Julian receives a shortlist of nominees, assesses the submissions and makes a call to each nominee to find out as much detail about their knowledge, skills and achievements and, perhaps most crucially, what makes them special compared to the other potential winners.

On the day, the winner is announced. The name of the winner is kept under wraps right up until the announcement when he/she is invited on stage to receive their award and &500 in retail vouchers courtesy of TM training & development.

Julian says “We are proud to support the Relocation Agent Network’s annual conference as it focuses on best practice ideas and achievements of the best agents in the industry. The winner of the “Employee of the Year” award should be immensely proud of their victory as it is one of the highest accolades an individual can win. We look forward to presenting the award on Friday to the deserved winner!”

Tour Dates

The courses will be

Winning Quality Instructions and Retaining Clients (morning session)

For sales and lettings valuers, this course covers a range of things an exceptional valuer needs to do before, during and after an appointment to win the business at the right price and on the right terms. The key objectives are improving conversion rates and maximising fees. It has received amazing feedback and positively influenced the performance of all who have attended it.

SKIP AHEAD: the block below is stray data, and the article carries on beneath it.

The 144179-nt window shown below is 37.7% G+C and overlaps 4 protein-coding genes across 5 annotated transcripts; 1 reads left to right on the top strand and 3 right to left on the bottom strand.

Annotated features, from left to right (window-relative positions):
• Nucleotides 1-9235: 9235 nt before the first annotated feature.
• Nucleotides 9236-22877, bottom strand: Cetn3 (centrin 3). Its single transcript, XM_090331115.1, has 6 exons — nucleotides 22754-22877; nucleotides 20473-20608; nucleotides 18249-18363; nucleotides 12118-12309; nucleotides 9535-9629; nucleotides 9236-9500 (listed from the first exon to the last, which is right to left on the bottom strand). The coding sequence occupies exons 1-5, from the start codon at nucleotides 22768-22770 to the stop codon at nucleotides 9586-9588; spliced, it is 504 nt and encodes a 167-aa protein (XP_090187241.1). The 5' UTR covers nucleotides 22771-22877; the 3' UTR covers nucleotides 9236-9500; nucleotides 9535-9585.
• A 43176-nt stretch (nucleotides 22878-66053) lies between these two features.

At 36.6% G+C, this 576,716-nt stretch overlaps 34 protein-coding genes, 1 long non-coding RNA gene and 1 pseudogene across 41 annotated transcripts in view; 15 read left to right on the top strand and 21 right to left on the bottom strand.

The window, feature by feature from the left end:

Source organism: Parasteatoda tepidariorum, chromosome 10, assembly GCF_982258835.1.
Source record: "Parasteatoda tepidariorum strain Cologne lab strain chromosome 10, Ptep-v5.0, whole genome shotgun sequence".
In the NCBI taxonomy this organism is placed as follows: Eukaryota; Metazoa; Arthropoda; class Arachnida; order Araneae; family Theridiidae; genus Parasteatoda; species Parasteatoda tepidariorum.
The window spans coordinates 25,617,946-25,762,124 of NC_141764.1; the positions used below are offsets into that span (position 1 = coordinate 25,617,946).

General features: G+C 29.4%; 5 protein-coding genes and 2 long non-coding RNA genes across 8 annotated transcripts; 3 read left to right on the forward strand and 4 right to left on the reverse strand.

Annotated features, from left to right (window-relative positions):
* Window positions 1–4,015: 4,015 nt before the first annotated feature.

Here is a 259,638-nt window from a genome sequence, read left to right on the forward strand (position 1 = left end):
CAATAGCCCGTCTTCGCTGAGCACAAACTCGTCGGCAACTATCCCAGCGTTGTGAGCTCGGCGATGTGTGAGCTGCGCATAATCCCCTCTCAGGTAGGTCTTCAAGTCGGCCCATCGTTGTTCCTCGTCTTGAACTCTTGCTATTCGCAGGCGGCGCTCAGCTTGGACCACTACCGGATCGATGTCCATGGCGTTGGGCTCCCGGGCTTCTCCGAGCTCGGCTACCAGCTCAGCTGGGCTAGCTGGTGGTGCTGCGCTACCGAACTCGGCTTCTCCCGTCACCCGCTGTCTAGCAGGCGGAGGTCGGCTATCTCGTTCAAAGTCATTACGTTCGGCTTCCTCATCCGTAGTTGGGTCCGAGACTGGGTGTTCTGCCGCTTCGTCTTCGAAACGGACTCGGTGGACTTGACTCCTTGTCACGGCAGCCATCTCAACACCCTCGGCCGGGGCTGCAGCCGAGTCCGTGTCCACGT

Selling in the 2015 Market (afternoon session)

For any staff who are responsible for dealing with applicants, securing viewings and offers, and maximising business opportunities in challenging market conditions. This course shows how to raise the bar in terms of selling skills and techniques and has proven a resounding success.


Being held in

London - 8th January 2015

Nottingham - 14th January 2015

Newcastle - 12th February 2015

Bristol - 24th February 2015

Fleet - 11th March 2015

Manchester - 25th March 2015



 Each session costs &99 plus VAT per delegate or you can book a full day at a cost of &170 plus Vat per delegate to include lunch.

To book or for more information contact us on 01480 405583, email us at admin@tm-traininganddevelopment.co.uk or visit our website http://www.tmtraininganddevelopment.co.uk/online-booking.php


Thought for the day...

“Trials and adversities do come our way, as they are part of our journey; face them with courage. They will not only strengthen us but also polish our character.”

Med Fadriquela